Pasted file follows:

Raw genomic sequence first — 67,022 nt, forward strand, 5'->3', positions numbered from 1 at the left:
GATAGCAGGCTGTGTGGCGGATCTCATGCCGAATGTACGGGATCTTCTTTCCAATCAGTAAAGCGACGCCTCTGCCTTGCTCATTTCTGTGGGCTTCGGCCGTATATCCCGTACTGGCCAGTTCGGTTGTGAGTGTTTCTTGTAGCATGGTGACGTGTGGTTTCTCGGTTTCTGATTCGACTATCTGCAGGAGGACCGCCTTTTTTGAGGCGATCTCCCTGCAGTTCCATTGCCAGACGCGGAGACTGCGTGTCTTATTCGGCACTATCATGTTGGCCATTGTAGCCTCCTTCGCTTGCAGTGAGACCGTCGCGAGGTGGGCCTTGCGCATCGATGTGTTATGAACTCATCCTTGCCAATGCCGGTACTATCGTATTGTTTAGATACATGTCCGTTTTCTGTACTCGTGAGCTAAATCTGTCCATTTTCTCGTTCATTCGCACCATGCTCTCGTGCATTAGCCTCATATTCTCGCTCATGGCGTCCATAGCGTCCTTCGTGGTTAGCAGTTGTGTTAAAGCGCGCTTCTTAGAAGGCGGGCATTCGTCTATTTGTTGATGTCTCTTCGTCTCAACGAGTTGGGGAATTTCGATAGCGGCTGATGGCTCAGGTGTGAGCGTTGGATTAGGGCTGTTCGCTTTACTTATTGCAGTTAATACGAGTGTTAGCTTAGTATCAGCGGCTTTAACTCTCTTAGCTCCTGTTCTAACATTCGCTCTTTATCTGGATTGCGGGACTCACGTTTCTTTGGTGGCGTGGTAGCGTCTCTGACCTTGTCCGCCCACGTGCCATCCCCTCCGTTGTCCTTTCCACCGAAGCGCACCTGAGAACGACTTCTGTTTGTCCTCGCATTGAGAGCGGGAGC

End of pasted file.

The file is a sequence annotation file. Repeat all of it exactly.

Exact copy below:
Raw genomic sequence first — 67,022 nt, forward strand, 5'->3', positions numbered from 1 at the left:
GATAGCAGGCTGTGTGGCGGATCTCATGCCGAATGTACGGGATCTTCTTTCCAATCAGTAAAGCGACGCCTCTGCCTTGCTCATTTCTGTGGGCTTCGGCCGTATATCCCGTACTGGCCAGTTCGGTTGTGAGTGTTTCTTGTAGCATGGTGACGTGTGGTTTCTCGGTTTCTGATTCGACTATCTGCAGGAGGACCGCCTTTTTTGAGGCGATCTCCCTGCAGTTCCATTGCCAGACGCGGAGACTGCGTGTCTTATTCGGCACTATCATGTTGGCCATTGTAGCCTCCTTCGCTTGCAGTGAGACCGTCGCGAGGTGGGCCTTGCGCATCGATGTGTTATGAACTCATCCTTGCCAATGCCGGTACTATCGTATTGTTTAGATACATGTCCGTTTTCTGTACTCGTGAGCTAAATCTGTCCATTTTCTCGTTCATTCGCACCATGCTCTCGTGCATTAGCCTCATATTCTCGCTCATGGCGTCCATAGCGTCCTTCGTGGTTAGCAGTTGTGTTAAAGCGCGCTTCTTAGAAGGCGGGCATTCGTCTATTTGTTGATGTCTCTTCGTCTCAACGAGTTGGGGAATTTCGATAGCGGCTGATGGCTCAGGTGTGAGCGTTGGATTAGGGCTGTTCGCTTTACTTATTGCAGTTAATACGAGTGTTAGCTTAGTATCAGCGGCTTTAACTCTCTTAGCTCCTGTTCTAACATTCGCTCTTTATCTGGATTGCGGGACTCACGTTTCTTTGGTGGCGTGGTAGCGTCTCTGACCTTGTCCGCCCACGTGCCATCCCCTCCGTTGTCCTTTCCACCGAAGCGCACCTGAGAACGACTTCTGTTTGTCCTCGCATTGAGAGCGGGAGC